Today's machines hark back to ancient times and now trap wireless technology for sheer convenience

The Toronto Star, Canada's largest daily newspaper - Monday, August 12, 2002


Before there was Jesus, there was vending machine.

That's right, vending machine. It might seem like a modern idea, but the first vending machine actually dates back to approximately 200 B.C.
It was around that time that Hero of Alexandria, a Greek mathematician and prolific inventor, wrote about the earliest known vending machine in his book about pneumatics, the science about the mechanical properties of gases. The machine was designed to distribute holy water for the price of a silver coin.

According to Hero, when a coin was dropped through the slot on top of the vessel, it would hit a lever that unplugged a hole to let the water flow out the side. When the coin fell off the lever, the hole would close again and the water would stop flowing.

Whether Hero actually invented the machine or was simply writing about devices common to the period isn't clear. But either way, his description does set a very old precedent for soda machine.

After the holy water dispenser, the odd machine popped up here and there - in 1076 AD, for instance, the Chinese invented a coin-operated machine that sold pencils.

But like some other great inventions, the vending machine would languish in obscurity for centuries.

Charles Hanna, a vending machine historian and author of the book The Vending Industry - History, Trends, Secrets, Opportunities & Scams, said vending machines didn't really start gaining in popularity around the world until the late 1800s.

About that time, the Japanese post office started using coin-operated machines to sell stamps while the British used them for dispensing post cards and cigars.

In 1887, Stollwerck AG of Cologne set up the first vending machines in Germany to sell chocolates. In the next 10 years, the company would install thousands of vending machines.

The machines caught on in the United States, when Thomas Adams Gum Co. started using vending machines to sell its products in 1888. The company placed Tutti-Frutti gum machines in a New York train station, and travelers spread the word about the mechanized wonder.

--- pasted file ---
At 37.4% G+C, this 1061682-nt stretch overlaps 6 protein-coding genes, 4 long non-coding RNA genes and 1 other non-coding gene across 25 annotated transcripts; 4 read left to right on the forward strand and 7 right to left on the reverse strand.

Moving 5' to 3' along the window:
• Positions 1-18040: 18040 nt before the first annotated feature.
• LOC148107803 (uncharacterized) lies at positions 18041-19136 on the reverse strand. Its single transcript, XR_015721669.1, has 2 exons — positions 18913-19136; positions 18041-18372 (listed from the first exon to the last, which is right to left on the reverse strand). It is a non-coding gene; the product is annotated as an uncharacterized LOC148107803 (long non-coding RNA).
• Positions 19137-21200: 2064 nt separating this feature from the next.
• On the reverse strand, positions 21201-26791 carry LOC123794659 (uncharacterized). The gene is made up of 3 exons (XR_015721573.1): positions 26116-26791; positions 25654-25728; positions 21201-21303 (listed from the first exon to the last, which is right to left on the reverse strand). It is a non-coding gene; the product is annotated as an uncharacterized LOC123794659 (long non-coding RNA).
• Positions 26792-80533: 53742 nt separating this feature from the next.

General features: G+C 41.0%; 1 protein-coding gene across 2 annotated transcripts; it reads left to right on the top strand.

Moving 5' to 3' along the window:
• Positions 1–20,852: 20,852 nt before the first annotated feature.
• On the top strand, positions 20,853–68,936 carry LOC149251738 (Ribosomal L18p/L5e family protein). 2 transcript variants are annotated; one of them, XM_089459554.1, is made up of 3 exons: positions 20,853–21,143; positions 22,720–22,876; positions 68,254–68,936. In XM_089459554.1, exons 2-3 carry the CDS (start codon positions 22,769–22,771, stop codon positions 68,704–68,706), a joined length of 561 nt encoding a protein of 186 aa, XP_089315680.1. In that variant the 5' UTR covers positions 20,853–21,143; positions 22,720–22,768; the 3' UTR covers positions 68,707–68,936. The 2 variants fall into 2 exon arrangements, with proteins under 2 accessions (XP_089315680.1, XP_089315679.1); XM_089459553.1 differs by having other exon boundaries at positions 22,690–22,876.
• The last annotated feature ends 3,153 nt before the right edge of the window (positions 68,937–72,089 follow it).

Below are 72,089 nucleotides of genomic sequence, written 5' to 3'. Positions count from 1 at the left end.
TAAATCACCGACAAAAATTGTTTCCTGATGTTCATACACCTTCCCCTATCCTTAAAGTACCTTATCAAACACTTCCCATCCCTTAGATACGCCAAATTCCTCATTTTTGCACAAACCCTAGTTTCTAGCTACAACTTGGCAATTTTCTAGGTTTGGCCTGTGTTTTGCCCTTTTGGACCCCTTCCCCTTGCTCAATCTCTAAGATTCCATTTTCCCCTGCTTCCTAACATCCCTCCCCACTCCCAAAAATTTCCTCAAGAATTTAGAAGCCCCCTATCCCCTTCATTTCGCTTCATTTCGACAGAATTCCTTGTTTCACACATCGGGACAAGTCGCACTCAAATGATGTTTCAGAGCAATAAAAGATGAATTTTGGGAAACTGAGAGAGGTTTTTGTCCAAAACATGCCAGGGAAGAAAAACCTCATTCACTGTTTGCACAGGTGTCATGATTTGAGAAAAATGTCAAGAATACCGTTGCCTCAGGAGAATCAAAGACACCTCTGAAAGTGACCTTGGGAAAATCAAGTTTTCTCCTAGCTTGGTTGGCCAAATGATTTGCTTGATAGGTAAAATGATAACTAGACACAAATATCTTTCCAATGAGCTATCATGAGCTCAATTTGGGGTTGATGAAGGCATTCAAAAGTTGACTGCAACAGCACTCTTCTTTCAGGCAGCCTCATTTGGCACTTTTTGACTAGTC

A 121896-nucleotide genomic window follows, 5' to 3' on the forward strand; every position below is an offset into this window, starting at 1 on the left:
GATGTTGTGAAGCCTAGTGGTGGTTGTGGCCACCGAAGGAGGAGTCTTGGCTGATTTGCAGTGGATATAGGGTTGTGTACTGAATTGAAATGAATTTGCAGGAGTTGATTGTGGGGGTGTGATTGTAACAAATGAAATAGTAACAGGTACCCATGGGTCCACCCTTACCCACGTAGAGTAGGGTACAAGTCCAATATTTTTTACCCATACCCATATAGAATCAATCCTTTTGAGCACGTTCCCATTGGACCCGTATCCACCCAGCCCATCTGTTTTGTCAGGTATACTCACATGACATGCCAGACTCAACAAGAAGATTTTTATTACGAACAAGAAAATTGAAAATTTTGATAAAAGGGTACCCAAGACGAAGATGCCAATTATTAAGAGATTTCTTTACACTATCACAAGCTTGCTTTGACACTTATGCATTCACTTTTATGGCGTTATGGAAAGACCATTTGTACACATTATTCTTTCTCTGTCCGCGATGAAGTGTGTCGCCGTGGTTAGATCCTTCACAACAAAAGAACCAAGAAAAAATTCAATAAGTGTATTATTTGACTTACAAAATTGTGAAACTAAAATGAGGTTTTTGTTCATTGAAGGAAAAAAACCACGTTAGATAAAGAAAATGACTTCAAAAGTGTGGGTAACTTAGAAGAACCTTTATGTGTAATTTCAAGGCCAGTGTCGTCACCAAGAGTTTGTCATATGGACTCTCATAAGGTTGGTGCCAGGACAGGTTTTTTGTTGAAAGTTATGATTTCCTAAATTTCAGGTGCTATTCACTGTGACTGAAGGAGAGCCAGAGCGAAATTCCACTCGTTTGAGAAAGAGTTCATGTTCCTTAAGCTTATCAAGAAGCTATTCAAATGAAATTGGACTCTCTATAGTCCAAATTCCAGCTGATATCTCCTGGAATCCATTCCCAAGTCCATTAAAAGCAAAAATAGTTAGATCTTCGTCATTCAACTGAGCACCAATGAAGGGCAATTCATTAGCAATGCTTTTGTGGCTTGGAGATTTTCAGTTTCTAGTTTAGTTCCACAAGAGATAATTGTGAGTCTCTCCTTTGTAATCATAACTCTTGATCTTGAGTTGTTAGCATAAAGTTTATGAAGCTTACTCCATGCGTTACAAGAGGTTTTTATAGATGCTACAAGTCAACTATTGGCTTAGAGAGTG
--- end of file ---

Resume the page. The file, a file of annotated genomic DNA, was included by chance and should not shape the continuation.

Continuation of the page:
Hanna, of Lenexa, Ka., said that by 1890, a silver dollar in the right machine could buy you a marriage certificate or divorce decree, depending on your mood. Now that's convenience!

The first entirely automated restaurant called the Automat opened 12 years later in Philadelphia. The waiter-less restaurant, owned by Horn and Hardart Baking Co., featured rows and rows of food in push-button machines. But those machines didn't make the food, they just dispensed it.

Today's vending machines can cook and sell everything from french fries to pizza. The big problem now is keeping the machine stocked and in working order with minimal effort. 

In 1993, Wired magazine featured a student at Carnegie Mellon University who was sick of walking all the way to the vending machine only to find it out of his favourite soda. So he rigged machine to enable him to e-mail it when he was thirsty and find out what was in stock.

CStar Technologies Inc. of Toronto is taking that idea a step further using wireless technology to modernize the machines and make them easier to manage.

"In the vending industry, people are really servicing the machine in a primitive way," said Stella Yoon, president of cStar.

Yoon said one truck driver might have to service more than 150 machines. Each time, he has to park his truck, get out and open up the machine to check for problems, see what needs refilling and possibly change the price.

But all that can now be done remotely, using wireless technologies. A transmitter on a vending machine relays information to a receiver and handheld computer in the driver's truck. 

As the driver completes his route, information from each machine is uploaded to the receiver, notifying him about everything from the temperature inside the machine to how many cans of soda are left. That way, the driver only has to get out of his truck if the ending machine actually needs servicing.

And at the end of the day, all that information can be quickly uploaded to a central computer at the head office, saving a lot of time that other wise would be spent on paperwork.

"It gives the truck driver a great sense of responsibility, like an IT specialists," Yoon said. "He knows what to take and where."

A couple of hundred vending machines in Canada are already equipped with such devices.

Rachel Ross can be reached by e-mail at ross@thestar.ca




Vintage and modern vending machines dispense, among many items from left below: bread (1987), fresh air (1960), suntan oil (1989), french fries (1987) and cigarettes (2002).